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Authors: Louisa Trent

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Blooming: Veronica

BOOK: Blooming: Veronica
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Louisa Trent






Blooming: Veronica

Copyright © September 2010 by Louisa Trent

All rights reserved. This copy is intended for the purchaser of this e-book ONLY. No part of this e-book may be reproduced, scanned, or distributed in any printed or electronic form without prior written permission from Loose Id LLC. Please do not participate in or encourage piracy of copyrighted materials in violation of the author's rights. Purchase only authorized editions.


eISBN 978-1-60737-856-3

Editor: Crystal Esau

Cover Artist: Christine M. Griffin

Printed in the United States of America


Published by

Loose Id LLC

PO Box 425960

San Francisco CA 94142-5960


This e-book is a work of fiction. While reference might be made to actual historical events or existing locations, the names, characters, places and incidents are either the product of the author’s imagination or are used fictitiously, and any resemblance to actual persons, living or dead, business establishments, events, or locales is entirely coincidental.


This e-book contains sexually explicit scenes and adult language and may be considered offensive to some readers. Loose Id LLC’s e-books are for sale to adults ONLY, as defined by the laws of the country in which you made your purchase. Please store your files wisely, where they cannot be accessed by under-aged readers.

* * *

DISCLAIMER: Please do not try any new sexual practice, especially those that might be found in our BDSM/fetish titles without the guidance of an experienced practitioner. Neither Loose Id LLC nor its authors will be responsible for any loss, harm, injury or death resulting from use of the information contained in any of its titles.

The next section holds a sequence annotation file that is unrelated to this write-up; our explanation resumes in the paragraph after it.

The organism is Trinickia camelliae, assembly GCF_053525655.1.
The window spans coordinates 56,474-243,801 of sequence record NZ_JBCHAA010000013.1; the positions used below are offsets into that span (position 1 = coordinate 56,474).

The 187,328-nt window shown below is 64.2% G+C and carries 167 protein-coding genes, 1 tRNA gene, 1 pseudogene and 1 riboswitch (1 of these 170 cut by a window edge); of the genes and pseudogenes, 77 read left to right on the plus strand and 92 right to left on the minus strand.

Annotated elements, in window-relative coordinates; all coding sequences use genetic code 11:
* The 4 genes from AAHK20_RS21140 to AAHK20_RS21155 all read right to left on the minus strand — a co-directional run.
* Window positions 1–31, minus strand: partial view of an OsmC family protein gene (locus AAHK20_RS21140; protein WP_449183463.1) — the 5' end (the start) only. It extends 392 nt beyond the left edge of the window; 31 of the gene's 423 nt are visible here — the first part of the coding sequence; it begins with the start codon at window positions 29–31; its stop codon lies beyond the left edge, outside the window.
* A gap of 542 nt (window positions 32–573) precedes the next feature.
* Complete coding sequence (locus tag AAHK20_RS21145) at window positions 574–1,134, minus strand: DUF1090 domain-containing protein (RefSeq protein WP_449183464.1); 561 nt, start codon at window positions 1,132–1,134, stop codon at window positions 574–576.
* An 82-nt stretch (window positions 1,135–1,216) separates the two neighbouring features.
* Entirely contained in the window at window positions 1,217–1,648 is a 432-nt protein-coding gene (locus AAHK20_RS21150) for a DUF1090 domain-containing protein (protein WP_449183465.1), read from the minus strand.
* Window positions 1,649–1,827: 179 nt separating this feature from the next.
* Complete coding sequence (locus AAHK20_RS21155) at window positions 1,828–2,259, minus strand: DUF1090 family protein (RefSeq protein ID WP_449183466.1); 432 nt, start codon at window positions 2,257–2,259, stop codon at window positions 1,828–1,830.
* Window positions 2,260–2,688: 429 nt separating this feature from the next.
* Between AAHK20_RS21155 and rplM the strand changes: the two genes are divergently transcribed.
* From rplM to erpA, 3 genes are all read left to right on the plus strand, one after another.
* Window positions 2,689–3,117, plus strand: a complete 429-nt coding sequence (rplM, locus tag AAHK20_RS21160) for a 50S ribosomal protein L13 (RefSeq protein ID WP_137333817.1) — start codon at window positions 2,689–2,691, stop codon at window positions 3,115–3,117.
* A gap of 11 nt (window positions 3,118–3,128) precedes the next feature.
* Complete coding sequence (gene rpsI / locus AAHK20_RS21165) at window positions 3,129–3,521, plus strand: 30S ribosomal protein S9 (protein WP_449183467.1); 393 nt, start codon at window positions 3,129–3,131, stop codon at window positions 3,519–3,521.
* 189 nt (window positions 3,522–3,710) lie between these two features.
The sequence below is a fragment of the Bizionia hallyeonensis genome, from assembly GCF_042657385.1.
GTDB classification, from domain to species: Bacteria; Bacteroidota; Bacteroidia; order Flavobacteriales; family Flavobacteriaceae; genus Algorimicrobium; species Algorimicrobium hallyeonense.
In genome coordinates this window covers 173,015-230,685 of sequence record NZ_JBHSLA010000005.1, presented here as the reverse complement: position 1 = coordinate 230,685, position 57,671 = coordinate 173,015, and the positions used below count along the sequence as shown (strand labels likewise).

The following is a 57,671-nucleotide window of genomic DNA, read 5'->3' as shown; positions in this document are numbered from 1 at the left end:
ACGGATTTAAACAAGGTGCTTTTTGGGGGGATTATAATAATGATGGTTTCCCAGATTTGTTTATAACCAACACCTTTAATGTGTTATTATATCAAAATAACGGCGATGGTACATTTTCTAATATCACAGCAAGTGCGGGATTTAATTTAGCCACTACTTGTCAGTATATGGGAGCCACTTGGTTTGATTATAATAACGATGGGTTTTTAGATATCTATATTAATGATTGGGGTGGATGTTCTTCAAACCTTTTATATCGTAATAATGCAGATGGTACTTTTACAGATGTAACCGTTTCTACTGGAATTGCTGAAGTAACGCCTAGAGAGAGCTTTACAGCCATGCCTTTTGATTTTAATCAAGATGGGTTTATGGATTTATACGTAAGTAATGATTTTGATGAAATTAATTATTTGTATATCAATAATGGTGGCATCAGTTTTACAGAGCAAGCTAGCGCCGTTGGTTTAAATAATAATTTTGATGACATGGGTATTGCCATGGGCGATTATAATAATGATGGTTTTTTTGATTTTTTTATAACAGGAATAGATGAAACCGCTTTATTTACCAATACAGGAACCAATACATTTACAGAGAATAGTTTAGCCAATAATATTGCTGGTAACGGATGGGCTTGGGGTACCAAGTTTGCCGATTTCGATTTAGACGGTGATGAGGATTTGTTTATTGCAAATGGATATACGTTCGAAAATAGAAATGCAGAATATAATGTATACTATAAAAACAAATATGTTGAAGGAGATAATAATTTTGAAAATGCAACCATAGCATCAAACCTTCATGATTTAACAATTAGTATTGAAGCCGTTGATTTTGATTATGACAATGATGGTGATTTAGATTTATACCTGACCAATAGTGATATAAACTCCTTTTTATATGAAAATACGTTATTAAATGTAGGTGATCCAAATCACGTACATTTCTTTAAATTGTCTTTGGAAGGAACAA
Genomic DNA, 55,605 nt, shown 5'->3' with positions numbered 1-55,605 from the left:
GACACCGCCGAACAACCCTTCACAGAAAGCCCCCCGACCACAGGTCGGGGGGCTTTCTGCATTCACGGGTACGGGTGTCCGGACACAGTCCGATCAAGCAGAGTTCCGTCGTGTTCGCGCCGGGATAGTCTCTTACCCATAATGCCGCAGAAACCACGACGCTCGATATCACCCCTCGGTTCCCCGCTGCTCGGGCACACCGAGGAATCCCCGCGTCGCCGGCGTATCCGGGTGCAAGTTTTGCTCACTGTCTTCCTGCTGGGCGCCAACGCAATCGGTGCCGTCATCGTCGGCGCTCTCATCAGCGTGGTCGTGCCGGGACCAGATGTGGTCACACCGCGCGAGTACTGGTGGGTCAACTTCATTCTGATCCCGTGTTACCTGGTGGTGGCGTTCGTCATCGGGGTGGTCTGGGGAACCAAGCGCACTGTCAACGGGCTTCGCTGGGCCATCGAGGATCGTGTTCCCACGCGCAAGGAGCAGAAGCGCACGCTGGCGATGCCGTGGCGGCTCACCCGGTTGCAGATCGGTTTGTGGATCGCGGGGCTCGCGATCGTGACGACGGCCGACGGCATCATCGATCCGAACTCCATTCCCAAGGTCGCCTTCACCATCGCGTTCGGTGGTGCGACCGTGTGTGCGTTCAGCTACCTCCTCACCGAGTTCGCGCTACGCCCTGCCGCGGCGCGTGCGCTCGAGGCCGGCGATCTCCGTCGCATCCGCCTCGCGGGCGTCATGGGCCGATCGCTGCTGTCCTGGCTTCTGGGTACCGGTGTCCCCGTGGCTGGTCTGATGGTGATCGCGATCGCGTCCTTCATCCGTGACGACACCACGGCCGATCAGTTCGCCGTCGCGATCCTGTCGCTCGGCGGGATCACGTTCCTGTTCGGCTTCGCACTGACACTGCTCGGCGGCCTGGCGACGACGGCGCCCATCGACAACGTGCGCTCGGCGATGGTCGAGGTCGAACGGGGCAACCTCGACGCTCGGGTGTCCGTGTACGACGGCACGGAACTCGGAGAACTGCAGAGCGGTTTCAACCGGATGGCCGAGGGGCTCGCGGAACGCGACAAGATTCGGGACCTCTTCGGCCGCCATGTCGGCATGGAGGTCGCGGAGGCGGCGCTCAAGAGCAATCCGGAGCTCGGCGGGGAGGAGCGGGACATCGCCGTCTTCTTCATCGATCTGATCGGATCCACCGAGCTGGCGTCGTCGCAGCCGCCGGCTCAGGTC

Chapter One


Boston, the year 1890


Talbot Bowdoin presented his invitation to the butler at the front door and then handed over his bowler and topcoat. In return, the manservant gave Talbot the bad news.

“Tonight’s reading is over, sir.”

Talbot hid his dejection in righting his slightly askew silk necktie, modish red stripes against a black background, all the rage in Europe that year, and then asked, “Might I inquire if the author is still here?”

“At the podium, sir. A book signing to follow. Go right in. Front parlor to the left.”

Passing a buffet table laden with finger foods, Talbot stepped into the overcrowded room and took up a position against the back wall, wedged between a potted fern and a predatory shark otherwise known as Sidney Rowe.

They exchanged cordial nods.

Boston cultural society was a small and shallow fishbowl. Generally speaking, painters floated alone, musicians treaded water in concert, dancers toed the surf in pairs, actors paddled around in groups, while writers clung to established schools. With the exception of poets, naturally, who swam against the tides while trying to make rhyme or reason of it all. And they all, every fish in the tank, from grandiose goldfish to gingerly guppy, avoided the bottom-feeding Sidney Rowe lest his sharp teeth rip them apart.

At the moment the shark was munching on a tuna salad sandwich. Hopefully, a full mouth would keep the predator at bay.

But no. The reporter moved in, his jaws working.

“Bowdoin, old man, how could you have missed the single most controversial literary event of the season?”

The mud press could blacken a person’s reputation, estrange a marriage, make a disaster out of a flourishing career, or any combination thereof, and Rowe, a particularly malicious yellow journalist, delighted in the kill.